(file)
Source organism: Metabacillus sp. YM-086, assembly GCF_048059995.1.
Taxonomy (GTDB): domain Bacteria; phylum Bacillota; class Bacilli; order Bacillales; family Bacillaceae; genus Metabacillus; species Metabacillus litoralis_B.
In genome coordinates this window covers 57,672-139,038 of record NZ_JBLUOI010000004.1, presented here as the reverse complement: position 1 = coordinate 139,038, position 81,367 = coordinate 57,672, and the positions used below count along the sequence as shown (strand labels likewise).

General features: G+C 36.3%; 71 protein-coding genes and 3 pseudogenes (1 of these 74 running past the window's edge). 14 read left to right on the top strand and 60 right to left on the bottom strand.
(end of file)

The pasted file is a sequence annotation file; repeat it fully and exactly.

Source organism: Metabacillus sp. YM-086, assembly GCF_048059995.1.
Taxonomy (GTDB): domain Bacteria; phylum Bacillota; class Bacilli; order Bacillales; family Bacillaceae; genus Metabacillus; species Metabacillus litoralis_B.
In genome coordinates this window covers 57,672-139,038 of record NZ_JBLUOI010000004.1, presented here as the reverse complement: position 1 = coordinate 139,038, position 81,367 = coordinate 57,672, and the positions used below count along the sequence as shown (strand labels likewise).

General features: G+C 36.3%; 71 protein-coding genes and 3 pseudogenes (1 of these 74 running past the window's edge). 14 read left to right on the top strand and 60 right to left on the bottom strand.